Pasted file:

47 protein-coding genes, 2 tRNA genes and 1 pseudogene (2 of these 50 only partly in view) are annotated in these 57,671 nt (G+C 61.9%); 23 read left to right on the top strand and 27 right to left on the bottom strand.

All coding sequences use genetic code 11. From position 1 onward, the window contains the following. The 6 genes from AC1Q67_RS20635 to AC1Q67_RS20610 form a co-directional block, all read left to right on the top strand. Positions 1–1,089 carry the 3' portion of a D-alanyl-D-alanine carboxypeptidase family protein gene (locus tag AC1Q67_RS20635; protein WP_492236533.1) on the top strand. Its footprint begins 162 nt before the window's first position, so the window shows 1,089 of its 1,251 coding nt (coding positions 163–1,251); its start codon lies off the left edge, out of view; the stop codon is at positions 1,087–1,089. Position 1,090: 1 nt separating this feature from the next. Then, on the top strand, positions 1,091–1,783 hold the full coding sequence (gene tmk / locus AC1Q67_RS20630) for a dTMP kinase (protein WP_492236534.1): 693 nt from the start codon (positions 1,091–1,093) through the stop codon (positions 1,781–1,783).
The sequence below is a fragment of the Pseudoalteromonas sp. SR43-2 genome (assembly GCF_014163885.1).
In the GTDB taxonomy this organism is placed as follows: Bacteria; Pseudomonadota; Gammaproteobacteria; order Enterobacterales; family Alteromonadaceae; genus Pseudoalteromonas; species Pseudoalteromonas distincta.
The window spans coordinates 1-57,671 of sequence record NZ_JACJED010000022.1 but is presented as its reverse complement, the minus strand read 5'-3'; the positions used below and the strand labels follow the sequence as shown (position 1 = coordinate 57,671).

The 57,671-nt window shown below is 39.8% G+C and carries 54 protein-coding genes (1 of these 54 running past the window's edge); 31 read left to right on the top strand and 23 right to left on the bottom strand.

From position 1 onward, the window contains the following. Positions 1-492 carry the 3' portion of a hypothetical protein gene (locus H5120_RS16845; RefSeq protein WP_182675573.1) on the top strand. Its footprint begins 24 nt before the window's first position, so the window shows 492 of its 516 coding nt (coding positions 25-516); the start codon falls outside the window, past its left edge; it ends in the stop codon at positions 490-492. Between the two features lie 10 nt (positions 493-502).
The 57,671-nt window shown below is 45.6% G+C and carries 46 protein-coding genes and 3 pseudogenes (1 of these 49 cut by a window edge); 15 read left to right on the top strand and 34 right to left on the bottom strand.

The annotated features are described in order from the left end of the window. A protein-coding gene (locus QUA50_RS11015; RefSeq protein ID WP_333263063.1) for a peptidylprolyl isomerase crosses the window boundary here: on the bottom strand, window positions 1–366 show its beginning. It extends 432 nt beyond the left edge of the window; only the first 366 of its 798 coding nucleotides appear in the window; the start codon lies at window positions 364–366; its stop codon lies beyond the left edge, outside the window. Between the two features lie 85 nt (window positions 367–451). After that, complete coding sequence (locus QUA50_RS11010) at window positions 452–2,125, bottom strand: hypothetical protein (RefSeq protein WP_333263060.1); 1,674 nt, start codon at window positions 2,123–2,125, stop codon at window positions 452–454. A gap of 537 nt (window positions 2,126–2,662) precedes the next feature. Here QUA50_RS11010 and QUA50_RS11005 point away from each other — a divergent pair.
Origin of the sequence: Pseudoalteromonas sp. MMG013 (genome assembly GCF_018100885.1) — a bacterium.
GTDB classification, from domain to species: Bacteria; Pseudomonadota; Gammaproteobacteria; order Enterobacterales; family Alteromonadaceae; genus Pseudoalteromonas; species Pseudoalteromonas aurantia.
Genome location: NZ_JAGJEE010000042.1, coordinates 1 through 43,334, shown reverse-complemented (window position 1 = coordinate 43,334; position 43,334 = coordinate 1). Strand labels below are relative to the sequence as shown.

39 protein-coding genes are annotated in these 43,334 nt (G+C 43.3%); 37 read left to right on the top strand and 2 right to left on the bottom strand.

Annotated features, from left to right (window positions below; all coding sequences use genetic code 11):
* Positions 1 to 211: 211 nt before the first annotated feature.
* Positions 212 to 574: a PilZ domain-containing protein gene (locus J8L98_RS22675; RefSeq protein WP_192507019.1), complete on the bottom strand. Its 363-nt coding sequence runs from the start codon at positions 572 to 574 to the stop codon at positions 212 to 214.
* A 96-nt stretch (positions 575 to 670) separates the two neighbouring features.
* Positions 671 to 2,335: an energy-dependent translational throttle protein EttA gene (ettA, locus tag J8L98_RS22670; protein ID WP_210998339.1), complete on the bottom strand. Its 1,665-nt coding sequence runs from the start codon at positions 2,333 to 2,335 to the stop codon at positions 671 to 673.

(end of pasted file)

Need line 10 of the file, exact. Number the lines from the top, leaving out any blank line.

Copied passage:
Origin of the sequence: Pseudoalteromonas sp. MMG013 (genome assembly GCF_018100885.1) — a bacterium.